Tae Kwon-Do is the Korean martial art that originated as “Tae Kyon” over 1,3000 years ago during the Silla Dynasty in Korea. Tae Kyon was taught and practiced among the youths of the Hwarang-Do, who were hand-picked to be trained as military leaders of the Silla, one of the three ruling kingdoms of Korea at that time. Tae Kyon’s effectiveness was enhanced after it developed hand techniques at the turn of the 20th century when Karate was introduced from China.
Modern Tae Kwon-Do was perfected and given its name by Gen. Choi Hong Hi on 11th April 1955 to supersede the ancient Korean fighting arts. It is an effective form of combat and its techniques are widely used by military and law enforcement officers. It has also been recognized as an official Olympic sport.
“Tae” means “to jump or kick or smash with the feet,” “Kwon” means “to block, punch, strike or smash with the hand or fist,” and “Do” means “an art or way”. Thus “Tae Kwon-Do” means the “Foot Fist Way”.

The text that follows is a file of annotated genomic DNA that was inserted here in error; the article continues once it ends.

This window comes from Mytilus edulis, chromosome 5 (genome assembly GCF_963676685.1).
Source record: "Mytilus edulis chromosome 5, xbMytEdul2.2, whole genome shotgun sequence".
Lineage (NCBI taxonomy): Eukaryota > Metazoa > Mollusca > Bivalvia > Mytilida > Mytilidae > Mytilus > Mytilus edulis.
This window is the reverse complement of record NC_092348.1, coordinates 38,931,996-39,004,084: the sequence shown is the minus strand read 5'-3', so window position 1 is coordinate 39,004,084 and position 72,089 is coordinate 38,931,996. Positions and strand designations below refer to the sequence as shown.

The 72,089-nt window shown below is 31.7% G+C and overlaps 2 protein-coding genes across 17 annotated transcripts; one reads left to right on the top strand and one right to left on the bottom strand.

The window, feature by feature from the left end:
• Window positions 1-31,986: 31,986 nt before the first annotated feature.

Tae Kwon-Do is an unarmed self-defence system involving the skilled application of techniques that include punches, strikes, kicks, blocks, dodges and interceptions with the bare hands, arms and feet, to swiftly overpower an opponent. A Tae Kwon-Do student is trained to utilize their full body potential to execute its techniques with devastating effect. Tae Kwon-Do training is not merely confined to mastery of techniques; it will result in the acquiring of high speed, concentration, reaction force breath control and most important, a calm mind. It instils a spirit of strict self-imposed discipline and the ideal of a noble moral character. Tae Kwon-Do also cultivates the virtues of courtesy, integrity, perseverance, self-control and an indomitable spirit.
These factors combined create the great physical power that the Tae Kwon-Do student strives to achieve, and all of these factors can only be mastered through regular and concerted practice
Posted: Sun 24 Aug 2008